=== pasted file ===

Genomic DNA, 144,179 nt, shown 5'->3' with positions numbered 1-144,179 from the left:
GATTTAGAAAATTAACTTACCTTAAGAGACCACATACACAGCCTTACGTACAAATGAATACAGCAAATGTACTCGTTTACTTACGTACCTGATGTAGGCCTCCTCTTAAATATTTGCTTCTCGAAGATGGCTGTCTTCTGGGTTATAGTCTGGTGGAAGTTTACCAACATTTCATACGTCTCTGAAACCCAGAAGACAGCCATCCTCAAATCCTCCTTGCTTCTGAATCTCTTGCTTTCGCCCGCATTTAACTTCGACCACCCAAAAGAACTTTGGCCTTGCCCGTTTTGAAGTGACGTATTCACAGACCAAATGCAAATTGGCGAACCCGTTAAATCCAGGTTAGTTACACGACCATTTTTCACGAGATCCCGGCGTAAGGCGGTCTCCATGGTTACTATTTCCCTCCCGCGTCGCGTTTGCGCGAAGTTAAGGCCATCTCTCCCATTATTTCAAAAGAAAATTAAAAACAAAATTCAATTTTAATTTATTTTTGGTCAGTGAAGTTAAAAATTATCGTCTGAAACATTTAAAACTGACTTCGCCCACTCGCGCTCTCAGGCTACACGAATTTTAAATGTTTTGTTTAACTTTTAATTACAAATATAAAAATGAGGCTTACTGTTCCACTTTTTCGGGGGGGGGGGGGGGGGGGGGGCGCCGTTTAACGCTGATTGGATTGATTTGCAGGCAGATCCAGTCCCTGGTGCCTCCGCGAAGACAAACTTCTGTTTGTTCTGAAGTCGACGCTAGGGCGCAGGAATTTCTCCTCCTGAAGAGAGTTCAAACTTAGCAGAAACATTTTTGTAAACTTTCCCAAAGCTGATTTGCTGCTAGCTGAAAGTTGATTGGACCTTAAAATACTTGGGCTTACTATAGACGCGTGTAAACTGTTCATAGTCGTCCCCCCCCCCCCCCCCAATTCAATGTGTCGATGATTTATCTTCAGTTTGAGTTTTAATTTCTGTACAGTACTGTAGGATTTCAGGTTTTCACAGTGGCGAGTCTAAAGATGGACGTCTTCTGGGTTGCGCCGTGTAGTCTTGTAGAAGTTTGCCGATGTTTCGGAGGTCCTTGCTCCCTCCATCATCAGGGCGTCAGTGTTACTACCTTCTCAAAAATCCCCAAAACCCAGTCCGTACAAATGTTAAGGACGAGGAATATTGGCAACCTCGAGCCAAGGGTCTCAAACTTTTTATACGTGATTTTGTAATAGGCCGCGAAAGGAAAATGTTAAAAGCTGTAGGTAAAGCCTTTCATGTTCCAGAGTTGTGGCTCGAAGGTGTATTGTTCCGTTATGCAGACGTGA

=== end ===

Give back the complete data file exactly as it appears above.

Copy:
Genomic DNA, 144,179 nt, shown 5'->3' with positions numbered 1-144,179 from the left:
GATTTAGAAAATTAACTTACCTTAAGAGACCACATACACAGCCTTACGTACAAATGAATACAGCAAATGTACTCGTTTACTTACGTACCTGATGTAGGCCTCCTCTTAAATATTTGCTTCTCGAAGATGGCTGTCTTCTGGGTTATAGTCTGGTGGAAGTTTACCAACATTTCATACGTCTCTGAAACCCAGAAGACAGCCATCCTCAAATCCTCCTTGCTTCTGAATCTCTTGCTTTCGCCCGCATTTAACTTCGACCACCCAAAAGAACTTTGGCCTTGCCCGTTTTGAAGTGACGTATTCACAGACCAAATGCAAATTGGCGAACCCGTTAAATCCAGGTTAGTTACACGACCATTTTTCACGAGATCCCGGCGTAAGGCGGTCTCCATGGTTACTATTTCCCTCCCGCGTCGCGTTTGCGCGAAGTTAAGGCCATCTCTCCCATTATTTCAAAAGAAAATTAAAAACAAAATTCAATTTTAATTTATTTTTGGTCAGTGAAGTTAAAAATTATCGTCTGAAACATTTAAAACTGACTTCGCCCACTCGCGCTCTCAGGCTACACGAATTTTAAATGTTTTGTTTAACTTTTAATTACAAATATAAAAATGAGGCTTACTGTTCCACTTTTTCGGGGGGGGGGGGGGGGGGGGGGCGCCGTTTAACGCTGATTGGATTGATTTGCAGGCAGATCCAGTCCCTGGTGCCTCCGCGAAGACAAACTTCTGTTTGTTCTGAAGTCGACGCTAGGGCGCAGGAATTTCTCCTCCTGAAGAGAGTTCAAACTTAGCAGAAACATTTTTGTAAACTTTCCCAAAGCTGATTTGCTGCTAGCTGAAAGTTGATTGGACCTTAAAATACTTGGGCTTACTATAGACGCGTGTAAACTGTTCATAGTCGTCCCCCCCCCCCCCCCCAATTCAATGTGTCGATGATTTATCTTCAGTTTGAGTTTTAATTTCTGTACAGTACTGTAGGATTTCAGGTTTTCACAGTGGCGAGTCTAAAGATGGACGTCTTCTGGGTTGCGCCGTGTAGTCTTGTAGAAGTTTGCCGATGTTTCGGAGGTCCTTGCTCCCTCCATCATCAGGGCGTCAGTGTTACTACCTTCTCAAAAATCCCCAAAACCCAGTCCGTACAAATGTTAAGGACGAGGAATATTGGCAACCTCGAGCCAAGGGTCTCAAACTTTTTATACGTGATTTTGTAATAGGCCGCGAAAGGAAAATGTTAAAAGCTGTAGGTAAAGCCTTTCATGTTCCAGAGTTGTGGCTCGAAGGTGTATTGTTCCGTTATGCAGACGTGA